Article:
Accessing `.data` in PackedSequence when `batch_first=True`

When creating a variable-length PackedSequence with batch_first=True, accessing the .data attribute returns the sequences out of order, as if batch_first=False.

I don’t really understand the reasoning behind having the sequence be the first dimension by default (it seems less intuitive given how pytorch otherwise deals with batches), but I’m assuming it is for performance reasons. Even then, given that the .data attribute is public-facing, I feel like it should be returned in the same order as it was given. Then, for those of us writing modules that use padded and packed sequences, we can more naturally deal with this input without hacking together even more re-ordering code; requiring pack_padded_sequence() and pack_sequence() to receive sequences in decreasing length is enough of a hassle, but that’s another topic.

I wasn’t sure if this behavior was intended or not, so I’m posting here rather than making a bug report. But is this behavior correct? If so, why, and how does pytorch recommend dealing with this issue?

Code to Reproduce Behavior:

import torch
from torch.nn.utils.rnn import pad_sequence, pack_padded_sequence

batch_first_seqs = [ \
    torch.rand((3, 2)),
    torch.rand((2, 2)),
    torch.rand((1, 2))]
lengths = torch.LongTensor([3, 2, 1])
padded_seqs = pad_sequence(batch_first_seqs, batch_first=True)
packed_seqs = pack_padded_sequence(padded_seqs, lengths=lengths, batch_first=True)

print( ==


[tensor([[0.7967, 0.5329],
        [0.6376, 0.3543],
        [0.6514, 0.8007]]), tensor([[0.1709, 0.1577],
        [0.5007, 0.8083]]), tensor([[0.3345, 0.7590]])]

tensor([[[0.7967, 0.5329],
         [0.6376, 0.3543],
         [0.6514, 0.8007]],

        [[0.1709, 0.1577],
         [0.5007, 0.8083],
         [0.0000, 0.0000]],

        [[0.3345, 0.7590],
         [0.0000, 0.0000],
         [0.0000, 0.0000]]])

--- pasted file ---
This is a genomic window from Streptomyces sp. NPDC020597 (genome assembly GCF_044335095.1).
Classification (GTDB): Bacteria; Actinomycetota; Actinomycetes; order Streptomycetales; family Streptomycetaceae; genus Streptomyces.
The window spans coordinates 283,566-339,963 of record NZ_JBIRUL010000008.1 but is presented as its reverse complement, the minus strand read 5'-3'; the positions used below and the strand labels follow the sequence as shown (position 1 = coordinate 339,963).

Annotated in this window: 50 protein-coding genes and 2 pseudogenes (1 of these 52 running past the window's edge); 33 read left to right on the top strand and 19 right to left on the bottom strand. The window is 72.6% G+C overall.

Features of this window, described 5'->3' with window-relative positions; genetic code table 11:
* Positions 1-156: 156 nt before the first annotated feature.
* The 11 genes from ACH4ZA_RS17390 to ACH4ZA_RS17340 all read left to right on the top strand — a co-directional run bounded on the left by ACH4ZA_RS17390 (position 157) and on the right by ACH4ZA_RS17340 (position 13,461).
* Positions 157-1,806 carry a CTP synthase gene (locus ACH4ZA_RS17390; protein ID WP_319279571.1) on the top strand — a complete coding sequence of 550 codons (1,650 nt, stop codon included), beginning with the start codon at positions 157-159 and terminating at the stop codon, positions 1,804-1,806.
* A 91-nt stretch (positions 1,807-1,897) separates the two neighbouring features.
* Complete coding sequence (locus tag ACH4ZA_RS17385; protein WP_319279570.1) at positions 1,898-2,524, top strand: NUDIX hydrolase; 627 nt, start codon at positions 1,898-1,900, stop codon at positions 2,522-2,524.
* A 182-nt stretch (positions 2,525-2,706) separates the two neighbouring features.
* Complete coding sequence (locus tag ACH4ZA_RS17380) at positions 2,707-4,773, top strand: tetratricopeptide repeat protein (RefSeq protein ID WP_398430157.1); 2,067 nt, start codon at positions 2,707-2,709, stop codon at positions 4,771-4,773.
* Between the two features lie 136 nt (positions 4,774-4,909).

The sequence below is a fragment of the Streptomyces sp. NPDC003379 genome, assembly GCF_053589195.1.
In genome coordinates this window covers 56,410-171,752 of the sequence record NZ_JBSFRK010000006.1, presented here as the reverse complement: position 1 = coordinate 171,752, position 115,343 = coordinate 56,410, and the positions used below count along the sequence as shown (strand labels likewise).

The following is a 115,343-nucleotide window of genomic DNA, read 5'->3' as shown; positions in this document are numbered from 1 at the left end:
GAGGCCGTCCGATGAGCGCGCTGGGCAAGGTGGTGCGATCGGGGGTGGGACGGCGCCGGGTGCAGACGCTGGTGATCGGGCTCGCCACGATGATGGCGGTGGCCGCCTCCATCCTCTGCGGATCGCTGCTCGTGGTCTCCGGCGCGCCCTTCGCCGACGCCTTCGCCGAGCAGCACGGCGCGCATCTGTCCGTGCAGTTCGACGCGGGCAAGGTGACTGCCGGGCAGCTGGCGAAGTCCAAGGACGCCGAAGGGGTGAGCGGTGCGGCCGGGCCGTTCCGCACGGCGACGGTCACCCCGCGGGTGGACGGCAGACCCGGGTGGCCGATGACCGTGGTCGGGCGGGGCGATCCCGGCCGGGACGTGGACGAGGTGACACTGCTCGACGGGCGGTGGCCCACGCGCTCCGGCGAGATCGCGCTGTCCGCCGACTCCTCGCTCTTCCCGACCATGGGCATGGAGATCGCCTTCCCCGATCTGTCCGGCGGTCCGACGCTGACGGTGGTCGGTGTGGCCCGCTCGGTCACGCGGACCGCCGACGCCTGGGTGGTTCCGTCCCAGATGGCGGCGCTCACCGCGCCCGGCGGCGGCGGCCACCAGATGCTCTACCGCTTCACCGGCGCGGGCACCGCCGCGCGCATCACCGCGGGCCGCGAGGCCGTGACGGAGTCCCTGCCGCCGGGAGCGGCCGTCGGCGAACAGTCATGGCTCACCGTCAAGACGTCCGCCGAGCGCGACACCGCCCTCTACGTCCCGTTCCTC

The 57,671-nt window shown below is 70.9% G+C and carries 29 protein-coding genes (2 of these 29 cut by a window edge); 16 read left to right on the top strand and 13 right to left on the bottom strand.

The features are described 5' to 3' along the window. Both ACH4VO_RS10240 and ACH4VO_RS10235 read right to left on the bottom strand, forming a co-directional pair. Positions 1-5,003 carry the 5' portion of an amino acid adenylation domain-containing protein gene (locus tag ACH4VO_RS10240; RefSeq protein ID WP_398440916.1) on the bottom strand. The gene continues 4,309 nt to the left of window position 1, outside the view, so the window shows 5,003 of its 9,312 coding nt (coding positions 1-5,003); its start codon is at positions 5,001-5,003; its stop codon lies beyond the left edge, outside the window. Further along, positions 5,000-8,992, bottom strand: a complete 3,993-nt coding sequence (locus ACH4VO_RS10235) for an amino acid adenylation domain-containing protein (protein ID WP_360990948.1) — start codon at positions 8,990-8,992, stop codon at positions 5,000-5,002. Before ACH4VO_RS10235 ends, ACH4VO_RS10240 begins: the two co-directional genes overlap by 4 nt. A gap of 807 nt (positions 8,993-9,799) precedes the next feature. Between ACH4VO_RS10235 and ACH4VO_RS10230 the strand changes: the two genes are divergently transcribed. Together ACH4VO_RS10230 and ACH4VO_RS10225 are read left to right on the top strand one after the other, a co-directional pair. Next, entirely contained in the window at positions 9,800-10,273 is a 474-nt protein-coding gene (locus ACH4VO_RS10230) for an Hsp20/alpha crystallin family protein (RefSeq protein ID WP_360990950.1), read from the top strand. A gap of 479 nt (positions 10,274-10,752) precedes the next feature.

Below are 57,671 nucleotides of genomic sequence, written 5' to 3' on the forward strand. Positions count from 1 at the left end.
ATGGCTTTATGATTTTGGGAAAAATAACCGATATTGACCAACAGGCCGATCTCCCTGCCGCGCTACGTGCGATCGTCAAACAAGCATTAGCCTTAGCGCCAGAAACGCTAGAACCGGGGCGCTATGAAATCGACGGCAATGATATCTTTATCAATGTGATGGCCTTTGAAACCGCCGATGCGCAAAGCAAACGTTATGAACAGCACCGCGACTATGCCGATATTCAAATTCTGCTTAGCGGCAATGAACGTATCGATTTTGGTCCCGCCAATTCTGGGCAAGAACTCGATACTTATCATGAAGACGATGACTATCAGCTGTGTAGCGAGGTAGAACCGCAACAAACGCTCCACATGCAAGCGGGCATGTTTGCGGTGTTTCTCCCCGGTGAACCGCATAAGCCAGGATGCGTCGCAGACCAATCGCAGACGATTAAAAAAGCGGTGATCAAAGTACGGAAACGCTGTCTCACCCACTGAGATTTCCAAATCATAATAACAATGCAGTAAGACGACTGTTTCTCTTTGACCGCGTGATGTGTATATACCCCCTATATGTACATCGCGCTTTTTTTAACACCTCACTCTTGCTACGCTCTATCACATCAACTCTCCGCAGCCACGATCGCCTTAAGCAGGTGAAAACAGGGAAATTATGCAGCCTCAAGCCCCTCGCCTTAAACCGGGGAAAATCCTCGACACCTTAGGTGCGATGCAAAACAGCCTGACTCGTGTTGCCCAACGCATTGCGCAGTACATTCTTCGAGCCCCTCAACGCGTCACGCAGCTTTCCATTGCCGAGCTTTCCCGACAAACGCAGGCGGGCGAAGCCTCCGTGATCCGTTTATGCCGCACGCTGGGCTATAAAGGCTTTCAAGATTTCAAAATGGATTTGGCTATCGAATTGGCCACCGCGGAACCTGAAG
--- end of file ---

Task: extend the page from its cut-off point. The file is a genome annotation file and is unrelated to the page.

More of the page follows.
PackedSequence(data=tensor([[0.7967, 0.5329],
        [0.1709, 0.1577],
        [0.3345, 0.7590],
        [0.6376, 0.3543],
        [0.5007, 0.8083],
        [0.6514, 0.8007]]), batch_sizes=tensor([3, 2, 1]))

tensor([[1, 1],
        [0, 0],
        [0, 0],
        [0, 0],
        [1, 1],
        [0, 0]], dtype=torch.uint8)


The .data field is kept for backward compatibility but should not be used at all.
Why do you need it? You should replace all use of it with either .detach() to break the graph or with torch.no_grad() to perform ops that are not tracked by the autograd engine.

Thanks for responding. I was using this as a bit of a hack to remove the padding from a padded sequence. Basically, I wanted to to let a function parameter specify whether an input was padded or not, then break up that padded sequence into a list of variable-length sequences for use in a stateful layer (like an LSTM, or a GRU). And of course, I was wanting to keep the batch dimension as the first dimension.

Knowing that the .data field shouldn’t be used at all, it makes sense that this isn’t the pytorch-intended way of doing this. In fact, it seems likely that the library would rather this not be done at all. It seems unavoidable when writing custom state-based layers, so I suppose I’ll just write my own utility functions to help clean things up.

Here’s hoping 1.0 cleans up this part of the library!

Hi @albanD,

Can you please elaborate as to why we should not use the .data attribute at all? I have encountered a scenario where using this attribute is the only way I can effectively pass data through my network, similar to How to process variable length sequence of images with CNN - #8 by 3nomis. In that discussion, it seems like we can use .data as a workaround for certain scenarios where it is needed. Is that approach actually valid? Do we actually need to use .detach() for each of these references to .data? I would much appreciate any further insights you may have regarding this.

@albanD made most likely the same mistake as I did here and confused the attribute with the deprecated one.

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